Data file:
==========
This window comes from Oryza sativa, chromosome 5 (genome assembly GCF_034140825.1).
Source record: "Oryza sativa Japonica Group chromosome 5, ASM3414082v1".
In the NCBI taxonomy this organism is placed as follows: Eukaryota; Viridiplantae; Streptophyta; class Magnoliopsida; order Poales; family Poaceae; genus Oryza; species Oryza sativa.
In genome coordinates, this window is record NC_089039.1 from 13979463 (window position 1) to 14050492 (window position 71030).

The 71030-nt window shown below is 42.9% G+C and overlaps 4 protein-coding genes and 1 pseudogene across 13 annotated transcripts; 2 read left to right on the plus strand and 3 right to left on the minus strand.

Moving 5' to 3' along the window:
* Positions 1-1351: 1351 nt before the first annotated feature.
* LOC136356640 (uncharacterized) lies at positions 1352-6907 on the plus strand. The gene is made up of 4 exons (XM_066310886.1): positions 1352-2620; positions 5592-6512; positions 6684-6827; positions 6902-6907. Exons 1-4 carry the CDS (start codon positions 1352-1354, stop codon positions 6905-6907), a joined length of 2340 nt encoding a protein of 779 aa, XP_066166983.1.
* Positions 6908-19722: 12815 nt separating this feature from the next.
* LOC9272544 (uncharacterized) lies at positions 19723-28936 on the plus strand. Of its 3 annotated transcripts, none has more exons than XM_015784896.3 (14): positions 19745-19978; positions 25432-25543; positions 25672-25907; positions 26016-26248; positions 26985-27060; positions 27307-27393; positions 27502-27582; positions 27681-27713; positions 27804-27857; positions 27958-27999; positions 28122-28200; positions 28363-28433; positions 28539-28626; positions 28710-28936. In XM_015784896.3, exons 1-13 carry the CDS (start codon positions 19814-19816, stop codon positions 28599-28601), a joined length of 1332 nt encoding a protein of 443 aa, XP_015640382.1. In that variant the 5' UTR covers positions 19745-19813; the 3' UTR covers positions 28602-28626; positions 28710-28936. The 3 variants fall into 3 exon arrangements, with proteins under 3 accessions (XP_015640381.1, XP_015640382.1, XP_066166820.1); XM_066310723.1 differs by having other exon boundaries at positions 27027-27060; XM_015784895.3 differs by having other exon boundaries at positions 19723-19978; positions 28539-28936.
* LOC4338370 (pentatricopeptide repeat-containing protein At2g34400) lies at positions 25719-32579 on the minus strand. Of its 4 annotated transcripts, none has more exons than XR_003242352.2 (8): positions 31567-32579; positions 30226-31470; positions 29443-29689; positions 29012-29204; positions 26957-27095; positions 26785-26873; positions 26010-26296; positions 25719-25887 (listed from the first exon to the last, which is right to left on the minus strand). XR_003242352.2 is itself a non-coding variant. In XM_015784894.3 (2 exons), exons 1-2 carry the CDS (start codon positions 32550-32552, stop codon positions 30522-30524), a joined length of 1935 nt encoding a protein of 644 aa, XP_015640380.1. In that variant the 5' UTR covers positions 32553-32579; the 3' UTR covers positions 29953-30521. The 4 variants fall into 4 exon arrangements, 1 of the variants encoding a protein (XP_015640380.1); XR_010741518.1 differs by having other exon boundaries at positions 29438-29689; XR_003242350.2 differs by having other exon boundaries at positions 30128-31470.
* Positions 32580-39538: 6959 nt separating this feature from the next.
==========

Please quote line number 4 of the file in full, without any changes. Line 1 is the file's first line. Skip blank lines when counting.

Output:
In genome coordinates, this window is record NC_089039.1 from 13979463 (window position 1) to 14050492 (window position 71030).